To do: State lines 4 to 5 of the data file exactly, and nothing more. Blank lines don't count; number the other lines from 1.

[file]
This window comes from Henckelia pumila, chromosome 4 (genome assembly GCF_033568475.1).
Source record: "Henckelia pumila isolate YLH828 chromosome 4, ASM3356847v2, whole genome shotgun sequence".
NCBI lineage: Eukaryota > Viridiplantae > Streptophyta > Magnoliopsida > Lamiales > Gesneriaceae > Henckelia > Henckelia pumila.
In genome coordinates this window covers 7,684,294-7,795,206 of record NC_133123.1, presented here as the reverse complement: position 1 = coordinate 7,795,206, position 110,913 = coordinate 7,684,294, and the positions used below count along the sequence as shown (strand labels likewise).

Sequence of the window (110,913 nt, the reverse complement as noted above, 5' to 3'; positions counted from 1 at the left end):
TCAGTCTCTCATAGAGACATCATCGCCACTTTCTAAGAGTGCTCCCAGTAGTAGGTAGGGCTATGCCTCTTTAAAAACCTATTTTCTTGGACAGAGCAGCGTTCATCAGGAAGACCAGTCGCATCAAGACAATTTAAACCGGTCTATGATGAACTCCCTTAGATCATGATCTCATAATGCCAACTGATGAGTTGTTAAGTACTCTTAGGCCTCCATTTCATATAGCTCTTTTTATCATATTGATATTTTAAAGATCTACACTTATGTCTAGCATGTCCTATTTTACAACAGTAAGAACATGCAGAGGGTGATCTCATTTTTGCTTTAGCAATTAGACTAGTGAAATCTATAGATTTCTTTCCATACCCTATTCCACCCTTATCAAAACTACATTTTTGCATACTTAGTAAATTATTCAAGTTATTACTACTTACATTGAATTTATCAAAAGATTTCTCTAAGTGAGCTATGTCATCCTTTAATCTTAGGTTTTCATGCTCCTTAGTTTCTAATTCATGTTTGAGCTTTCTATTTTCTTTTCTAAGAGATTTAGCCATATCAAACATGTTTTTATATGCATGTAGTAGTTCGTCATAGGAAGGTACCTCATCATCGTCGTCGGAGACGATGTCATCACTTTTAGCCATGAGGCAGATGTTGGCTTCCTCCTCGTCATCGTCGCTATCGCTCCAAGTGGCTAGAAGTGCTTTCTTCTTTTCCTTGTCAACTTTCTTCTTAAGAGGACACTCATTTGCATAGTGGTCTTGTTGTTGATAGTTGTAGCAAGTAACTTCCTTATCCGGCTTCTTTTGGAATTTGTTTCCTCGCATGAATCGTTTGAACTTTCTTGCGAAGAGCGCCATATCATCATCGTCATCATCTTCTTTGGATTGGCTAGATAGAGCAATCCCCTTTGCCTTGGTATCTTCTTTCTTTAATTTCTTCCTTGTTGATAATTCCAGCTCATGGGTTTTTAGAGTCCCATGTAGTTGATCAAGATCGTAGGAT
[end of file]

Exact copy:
In genome coordinates this window covers 7,684,294-7,795,206 of record NC_133123.1, presented here as the reverse complement: position 1 = coordinate 7,795,206, position 110,913 = coordinate 7,684,294, and the positions used below count along the sequence as shown (strand labels likewise).

Sequence of the window (110,913 nt, the reverse complement as noted above, 5' to 3'; positions counted from 1 at the left end):